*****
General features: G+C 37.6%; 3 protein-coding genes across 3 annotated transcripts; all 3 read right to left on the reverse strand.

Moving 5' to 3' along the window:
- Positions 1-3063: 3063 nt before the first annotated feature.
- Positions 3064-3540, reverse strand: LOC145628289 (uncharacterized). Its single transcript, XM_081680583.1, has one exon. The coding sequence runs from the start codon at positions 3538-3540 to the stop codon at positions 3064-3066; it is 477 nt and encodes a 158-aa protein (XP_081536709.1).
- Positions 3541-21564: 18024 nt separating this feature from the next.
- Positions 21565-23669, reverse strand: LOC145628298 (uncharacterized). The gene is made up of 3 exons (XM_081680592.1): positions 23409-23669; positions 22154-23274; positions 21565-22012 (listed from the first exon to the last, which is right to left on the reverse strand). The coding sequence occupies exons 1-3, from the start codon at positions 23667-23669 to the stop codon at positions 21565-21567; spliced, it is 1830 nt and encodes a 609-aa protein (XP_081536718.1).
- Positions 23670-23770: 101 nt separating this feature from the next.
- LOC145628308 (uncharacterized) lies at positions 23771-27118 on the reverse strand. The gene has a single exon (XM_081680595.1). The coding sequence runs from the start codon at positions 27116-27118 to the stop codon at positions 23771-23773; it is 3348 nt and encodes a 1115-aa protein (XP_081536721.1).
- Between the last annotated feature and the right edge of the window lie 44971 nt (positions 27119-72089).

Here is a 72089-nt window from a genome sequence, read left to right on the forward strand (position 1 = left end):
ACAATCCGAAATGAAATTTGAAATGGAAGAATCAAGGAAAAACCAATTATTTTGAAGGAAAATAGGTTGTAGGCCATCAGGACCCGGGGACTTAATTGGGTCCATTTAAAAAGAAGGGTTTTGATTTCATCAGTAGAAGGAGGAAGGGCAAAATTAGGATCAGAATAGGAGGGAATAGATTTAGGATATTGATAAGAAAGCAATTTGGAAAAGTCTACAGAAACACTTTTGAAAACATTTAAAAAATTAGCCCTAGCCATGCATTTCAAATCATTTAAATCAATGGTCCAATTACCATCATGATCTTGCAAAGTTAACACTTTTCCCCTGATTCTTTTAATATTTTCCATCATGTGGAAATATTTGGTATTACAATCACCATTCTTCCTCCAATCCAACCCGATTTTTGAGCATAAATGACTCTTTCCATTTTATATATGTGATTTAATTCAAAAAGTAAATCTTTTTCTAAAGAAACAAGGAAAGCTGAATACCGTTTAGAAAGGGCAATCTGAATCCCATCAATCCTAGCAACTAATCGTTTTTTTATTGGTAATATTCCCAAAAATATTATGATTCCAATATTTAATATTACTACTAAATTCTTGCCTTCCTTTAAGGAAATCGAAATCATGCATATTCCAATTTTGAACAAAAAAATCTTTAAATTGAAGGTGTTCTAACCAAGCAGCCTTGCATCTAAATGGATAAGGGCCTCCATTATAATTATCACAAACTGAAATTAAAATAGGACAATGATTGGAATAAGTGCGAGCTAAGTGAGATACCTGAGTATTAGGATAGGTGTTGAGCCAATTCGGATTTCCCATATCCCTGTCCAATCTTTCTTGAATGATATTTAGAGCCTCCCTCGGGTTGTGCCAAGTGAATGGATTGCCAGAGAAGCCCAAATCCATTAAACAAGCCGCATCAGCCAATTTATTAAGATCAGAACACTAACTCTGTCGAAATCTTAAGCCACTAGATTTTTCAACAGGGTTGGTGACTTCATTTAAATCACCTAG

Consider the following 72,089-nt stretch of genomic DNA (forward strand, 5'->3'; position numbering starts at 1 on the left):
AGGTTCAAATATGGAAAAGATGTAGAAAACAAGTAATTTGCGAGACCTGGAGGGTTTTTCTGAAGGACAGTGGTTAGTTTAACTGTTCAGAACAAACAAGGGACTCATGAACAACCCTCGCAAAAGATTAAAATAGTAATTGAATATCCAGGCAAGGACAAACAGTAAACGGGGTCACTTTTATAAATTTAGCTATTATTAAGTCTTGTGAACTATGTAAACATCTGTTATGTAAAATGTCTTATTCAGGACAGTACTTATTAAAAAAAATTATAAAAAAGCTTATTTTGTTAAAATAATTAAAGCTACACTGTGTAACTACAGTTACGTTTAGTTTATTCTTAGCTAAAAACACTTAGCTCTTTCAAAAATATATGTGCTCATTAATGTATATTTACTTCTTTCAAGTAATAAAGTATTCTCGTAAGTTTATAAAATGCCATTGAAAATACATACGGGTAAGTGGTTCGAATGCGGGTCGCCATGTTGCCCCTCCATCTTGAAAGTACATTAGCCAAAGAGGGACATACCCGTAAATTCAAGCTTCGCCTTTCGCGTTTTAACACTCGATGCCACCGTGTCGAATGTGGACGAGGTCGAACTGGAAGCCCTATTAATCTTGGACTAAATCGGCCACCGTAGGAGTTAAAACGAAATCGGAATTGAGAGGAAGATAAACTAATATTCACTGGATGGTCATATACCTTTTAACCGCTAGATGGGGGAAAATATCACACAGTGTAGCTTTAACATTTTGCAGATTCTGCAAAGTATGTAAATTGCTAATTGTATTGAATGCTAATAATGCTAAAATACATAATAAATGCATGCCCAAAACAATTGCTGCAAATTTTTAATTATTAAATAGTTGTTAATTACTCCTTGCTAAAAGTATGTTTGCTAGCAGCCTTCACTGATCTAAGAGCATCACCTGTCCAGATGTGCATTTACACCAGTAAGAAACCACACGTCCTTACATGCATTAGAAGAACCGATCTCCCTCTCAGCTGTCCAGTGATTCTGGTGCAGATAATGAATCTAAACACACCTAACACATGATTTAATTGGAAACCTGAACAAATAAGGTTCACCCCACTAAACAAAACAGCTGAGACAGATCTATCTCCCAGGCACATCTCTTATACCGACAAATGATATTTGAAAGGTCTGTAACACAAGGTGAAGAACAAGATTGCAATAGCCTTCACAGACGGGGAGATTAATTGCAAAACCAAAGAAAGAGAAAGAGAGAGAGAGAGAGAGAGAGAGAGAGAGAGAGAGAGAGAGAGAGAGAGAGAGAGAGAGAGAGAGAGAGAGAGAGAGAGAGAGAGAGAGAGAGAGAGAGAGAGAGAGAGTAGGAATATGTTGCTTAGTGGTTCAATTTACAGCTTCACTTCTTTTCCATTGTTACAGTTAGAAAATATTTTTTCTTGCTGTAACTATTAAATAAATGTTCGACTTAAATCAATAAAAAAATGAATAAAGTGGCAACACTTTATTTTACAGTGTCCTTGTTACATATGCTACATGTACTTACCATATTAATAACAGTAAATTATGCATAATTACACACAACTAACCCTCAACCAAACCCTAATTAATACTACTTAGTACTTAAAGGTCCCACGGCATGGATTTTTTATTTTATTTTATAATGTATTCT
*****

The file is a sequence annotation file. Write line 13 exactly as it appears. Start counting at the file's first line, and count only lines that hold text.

AGGTTCAAATATGGAAAAGATGTAGAAAACAAGTAATTTGCGAGACCTGGAGGGTTTTTCTGAAGGACAGTGGTTAGTTTAACTGTTCAGAACAAACAAGGGACTCATGAACAACCCTCGCAAAAGATTAAAATAGTAATTGAATATCCAGGCAAGGACAAACAGTAAACGGGGTCACTTTTATAAATTTAGCTATTATTAAGTCTTGTGAACTATGTAAACATCTGTTATGTAAAATGTCTTATTCAGGACAGTACTTATTAAAAAAAATTATAAAAAAGCTTATTTTGTTAAAATAATTAAAGCTACACTGTGTAACTACAGTTACGTTTAGTTTATTCTTAGCTAAAAACACTTAGCTCTTTCAAAAATATATGTGCTCATTAATGTATATTTACTTCTTTCAAGTAATAAAGTATTCTCGTAAGTTTATAAAATGCCATTGAAAATACATACGGGTAAGTGGTTCGAATGCGGGTCGCCATGTTGCCCCTCCATCTTGAAAGTACATTAGCCAAAGAGGGACATACCCGTAAATTCAAGCTTCGCCTTTCGCGTTTTAACACTCGATGCCACCGTGTCGAATGTGGACGAGGTCGAACTGGAAGCCCTATTAATCTTGGACTAAATCGGCCACCGTAGGAGTTAAAACGAAATCGGAATTGAGAGGAAGATAAACTAATATTCACTGGATGGTCATATACCTTTTAACCGCTAGATGGGGGAAAATATCACACAGTGTAGCTTTAACATTTTGCAGATTCTGCAAAGTATGTAAATTGCTAATTGTATTGAATGCTAATAATGCTAAAATACATAATAAATGCATGCCCAAAACAATTGCTGCAAATTTTTAATTATTAAATAGTTGTTAATTACTCCTTGCTAAAAGTATGTTTGCTAGCAGCCTTCACTGATCTAAGAGCATCACCTGTCCAGATGTGCATTTACACCAGTAAGAAACCACACGTCCTTACATGCATTAGAAGAACCGATCTCCCTCTCAGCTGTCCAGTGATTCTGGTGCAGATAATGAATCTAAACACACCTAACACATGATTTAATTGGAAACCTGAACAAATAAGGTTCACCCCACTAAACAAAACAGCTGAGACAGATCTATCTCCCAGGCACATCTCTTATACCGACAAATGATATTTGAAAGGTCTGTAACACAAGGTGAAGAACAAGATTGCAATAGCCTTCACAGACGGGGAGATTAATTGCAAAACCAAAGAAAGAGAAAGAGAGAGAGAGAGAGAGAGAGAGAGAGAGAGAGAGAGAGAGAGAGAGAGAGAGAGAGAGAGAGAGAGAGAGAGAGAGAGAGAGAGAGAGAGAGAGAGAGAGAGAGAGAGTAGGAATATGTTGCTTAGTGGTTCAATTTACAGCTTCACTTCTTTTCCATTGTTACAGTTAGAAAATATTTTTTCTTGCTGTAACTATTAAATAAATGTTCGACTTAAATCAATAAAAAAATGAATAAAGTGGCAACACTTTATTTTACAGTGTCCTTGTTACATATGCTACATGTACTTACCATATTAATAACAGTAAATTATGCATAATTACACACAACTAACCCTCAACCAAACCCTAATTAATACTACTTAGTACTTAAAGGTCCCACGGCATGGATTTTTTATTTTATTTTATAATGTATTCT